Blog Tour: The Jade Bones by Lani Forbes Book Spotlight


The Jade Bones

Author: Lani Forbes

Series: The Age of the Seventh Sun #2
Publisher: Blackstone Publishing
Release Date: February 16th 2021

Genre: Young Adult, Fantasy

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Cast into the underworld after an act of shattering betrayal, Mayana and Ahkin must overcome unimaginable odds if they are to return home and reclaim the throne of the Chicome. A river of blood and demons disguised as children are only two of the challenges standing in their way. Fortunately, they are not unequipped. Mayana’s royal blood controls the power of water, and Prince Ahkin wields the power of the sun itself. Ometeotl, the Mother goddess, provides them with other gifts—and an ominous warning that one of them may not survive. But can the goddess be trusted?

Back in the lands above, Mayana’s best friend, Yemania, has survived the empress selection ritual—but her next challenge may be more than she can bear. The new empress of the Chicome Empire demands she become High Healer. Yemania has no interest in serving in the palace; she wants to use her healing ability to help the common people. More than that, her heart is no longer her own. She has met an enchanting stranger—Ochix, one of the feared Miquitz people who are ancient enemies of the Chicome.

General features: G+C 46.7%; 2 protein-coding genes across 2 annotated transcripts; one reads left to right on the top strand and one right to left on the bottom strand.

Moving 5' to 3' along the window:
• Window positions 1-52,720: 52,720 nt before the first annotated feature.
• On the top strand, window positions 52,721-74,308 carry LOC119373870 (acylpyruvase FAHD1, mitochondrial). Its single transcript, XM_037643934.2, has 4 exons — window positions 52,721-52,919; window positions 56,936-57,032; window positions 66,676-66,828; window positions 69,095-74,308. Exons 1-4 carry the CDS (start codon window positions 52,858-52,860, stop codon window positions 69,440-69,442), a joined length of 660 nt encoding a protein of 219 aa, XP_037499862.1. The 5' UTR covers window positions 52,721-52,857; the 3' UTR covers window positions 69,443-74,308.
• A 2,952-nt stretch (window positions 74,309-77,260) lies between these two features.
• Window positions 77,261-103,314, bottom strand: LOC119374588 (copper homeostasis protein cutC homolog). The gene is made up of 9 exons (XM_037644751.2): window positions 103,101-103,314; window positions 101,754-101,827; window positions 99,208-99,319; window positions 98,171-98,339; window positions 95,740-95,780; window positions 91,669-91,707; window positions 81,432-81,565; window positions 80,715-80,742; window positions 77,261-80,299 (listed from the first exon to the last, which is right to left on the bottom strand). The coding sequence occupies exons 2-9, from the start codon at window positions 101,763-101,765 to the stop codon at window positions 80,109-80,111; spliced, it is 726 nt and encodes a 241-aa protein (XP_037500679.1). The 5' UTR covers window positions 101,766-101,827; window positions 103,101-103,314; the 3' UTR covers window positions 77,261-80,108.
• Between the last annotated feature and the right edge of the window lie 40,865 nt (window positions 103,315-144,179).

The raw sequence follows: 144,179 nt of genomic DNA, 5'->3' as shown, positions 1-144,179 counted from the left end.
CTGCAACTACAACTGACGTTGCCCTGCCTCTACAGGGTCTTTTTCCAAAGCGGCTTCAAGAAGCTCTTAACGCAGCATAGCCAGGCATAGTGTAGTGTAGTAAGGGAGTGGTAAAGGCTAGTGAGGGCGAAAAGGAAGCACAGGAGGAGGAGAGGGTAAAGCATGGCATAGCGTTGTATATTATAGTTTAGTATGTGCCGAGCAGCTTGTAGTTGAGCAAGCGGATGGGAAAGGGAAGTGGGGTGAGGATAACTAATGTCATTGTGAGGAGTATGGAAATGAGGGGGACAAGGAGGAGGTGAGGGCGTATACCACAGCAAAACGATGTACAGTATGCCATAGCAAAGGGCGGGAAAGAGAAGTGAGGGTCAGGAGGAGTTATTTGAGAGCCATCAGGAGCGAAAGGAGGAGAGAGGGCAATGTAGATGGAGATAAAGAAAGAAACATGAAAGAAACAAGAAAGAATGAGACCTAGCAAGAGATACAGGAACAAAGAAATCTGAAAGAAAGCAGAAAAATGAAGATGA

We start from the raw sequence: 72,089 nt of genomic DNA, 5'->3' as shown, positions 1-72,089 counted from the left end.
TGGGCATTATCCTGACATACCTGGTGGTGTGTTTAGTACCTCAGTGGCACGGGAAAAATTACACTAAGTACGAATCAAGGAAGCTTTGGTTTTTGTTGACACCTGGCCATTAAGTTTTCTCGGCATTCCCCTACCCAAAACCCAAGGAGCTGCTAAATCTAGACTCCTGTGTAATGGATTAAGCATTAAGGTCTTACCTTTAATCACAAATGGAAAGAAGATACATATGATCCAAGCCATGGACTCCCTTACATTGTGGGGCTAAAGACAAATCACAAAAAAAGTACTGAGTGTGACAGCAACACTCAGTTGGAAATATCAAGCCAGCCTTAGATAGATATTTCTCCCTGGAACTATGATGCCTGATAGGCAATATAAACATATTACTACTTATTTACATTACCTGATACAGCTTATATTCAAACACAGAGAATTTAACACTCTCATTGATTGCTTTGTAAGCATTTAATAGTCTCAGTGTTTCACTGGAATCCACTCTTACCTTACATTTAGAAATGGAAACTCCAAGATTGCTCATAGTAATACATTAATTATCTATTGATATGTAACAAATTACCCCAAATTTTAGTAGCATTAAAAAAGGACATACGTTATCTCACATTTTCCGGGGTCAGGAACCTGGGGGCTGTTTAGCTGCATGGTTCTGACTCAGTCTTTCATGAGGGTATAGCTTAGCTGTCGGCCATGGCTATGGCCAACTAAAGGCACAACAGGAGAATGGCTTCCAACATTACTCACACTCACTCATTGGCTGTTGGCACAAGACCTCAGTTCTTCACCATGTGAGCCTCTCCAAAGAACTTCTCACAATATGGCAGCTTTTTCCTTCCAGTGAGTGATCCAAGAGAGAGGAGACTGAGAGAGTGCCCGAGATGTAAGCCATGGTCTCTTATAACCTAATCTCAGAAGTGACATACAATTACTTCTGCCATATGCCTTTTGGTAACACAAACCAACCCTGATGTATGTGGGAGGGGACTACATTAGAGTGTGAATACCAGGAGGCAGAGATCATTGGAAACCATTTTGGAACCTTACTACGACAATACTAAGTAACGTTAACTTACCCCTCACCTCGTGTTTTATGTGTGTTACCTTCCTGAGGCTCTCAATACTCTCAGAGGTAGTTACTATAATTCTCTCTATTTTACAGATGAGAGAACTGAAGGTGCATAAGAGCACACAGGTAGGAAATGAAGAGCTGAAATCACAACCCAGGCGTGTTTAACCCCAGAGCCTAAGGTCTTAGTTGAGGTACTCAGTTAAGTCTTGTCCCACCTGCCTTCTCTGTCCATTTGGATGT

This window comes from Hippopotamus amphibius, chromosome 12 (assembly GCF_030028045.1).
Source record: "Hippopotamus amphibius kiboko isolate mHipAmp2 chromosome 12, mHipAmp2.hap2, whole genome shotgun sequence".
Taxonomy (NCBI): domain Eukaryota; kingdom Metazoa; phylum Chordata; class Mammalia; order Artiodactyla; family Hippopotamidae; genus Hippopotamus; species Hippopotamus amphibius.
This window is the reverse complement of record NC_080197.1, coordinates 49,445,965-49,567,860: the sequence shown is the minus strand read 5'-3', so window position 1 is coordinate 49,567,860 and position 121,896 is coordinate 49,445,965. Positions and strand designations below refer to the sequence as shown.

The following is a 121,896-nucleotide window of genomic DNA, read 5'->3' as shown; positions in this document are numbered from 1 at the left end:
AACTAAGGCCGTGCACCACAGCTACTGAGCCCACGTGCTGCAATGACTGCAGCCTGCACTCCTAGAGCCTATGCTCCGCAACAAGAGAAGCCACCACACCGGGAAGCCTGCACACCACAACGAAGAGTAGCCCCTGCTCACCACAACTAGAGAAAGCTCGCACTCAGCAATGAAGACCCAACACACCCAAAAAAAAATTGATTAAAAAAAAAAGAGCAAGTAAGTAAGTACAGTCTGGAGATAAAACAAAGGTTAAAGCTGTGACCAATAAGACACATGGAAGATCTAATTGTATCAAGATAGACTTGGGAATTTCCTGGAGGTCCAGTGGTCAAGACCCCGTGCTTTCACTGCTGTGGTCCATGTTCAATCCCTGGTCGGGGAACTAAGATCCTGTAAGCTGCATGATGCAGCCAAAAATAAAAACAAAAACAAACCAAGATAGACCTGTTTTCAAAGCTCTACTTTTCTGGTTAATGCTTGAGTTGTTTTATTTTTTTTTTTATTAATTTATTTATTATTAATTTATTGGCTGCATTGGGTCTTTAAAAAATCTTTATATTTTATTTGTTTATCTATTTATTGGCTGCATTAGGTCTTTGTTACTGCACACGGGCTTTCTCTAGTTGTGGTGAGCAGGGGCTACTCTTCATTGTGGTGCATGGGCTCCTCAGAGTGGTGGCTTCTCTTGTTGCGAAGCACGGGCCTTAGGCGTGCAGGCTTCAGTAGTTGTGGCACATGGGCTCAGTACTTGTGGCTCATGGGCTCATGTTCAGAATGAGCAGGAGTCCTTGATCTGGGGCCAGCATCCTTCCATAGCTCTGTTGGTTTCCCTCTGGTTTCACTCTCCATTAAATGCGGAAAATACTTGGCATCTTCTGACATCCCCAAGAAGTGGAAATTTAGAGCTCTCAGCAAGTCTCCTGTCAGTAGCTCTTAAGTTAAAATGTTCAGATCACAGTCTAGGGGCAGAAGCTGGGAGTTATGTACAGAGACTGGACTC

As Mayana and Ahkin move ever closer to confronting the lords of the dead, Yemania and Ochix must hide their forbidden romance or face the wrath of both their empires. Meanwhile, the new empress has made a dangerous alliance that might destroy everything they hold dear.

Four young people risk their lives to save the world from a looming apocalypse in this captivating sequel to The Seventh Sun. Based on ancient Mesoamerican legends and mythology, The Jade Bones is a compelling and romantic adventure that builds to a heart-stopping climax.

about the author

Lani Forbes is the daughter of a librarian and an ex-drug smuggling surfer (which explains her passionate love of the ocean and books). A former teacher turned trauma counselor, her passion is showing readers the transformative and encouraging power of story on the human experience. She helps others process anxiety, depression, and complex PTSD, both in her stories and in real life. A California native whose parents live in Mexico, Lani now resides in the Pacific Northwest where she stubbornly wears flip flops no matter how cold it gets. She is a proud nerd, Gryffindor, and member of Romance Writers of America and the Society for Children’s Book Writers and Illustrators.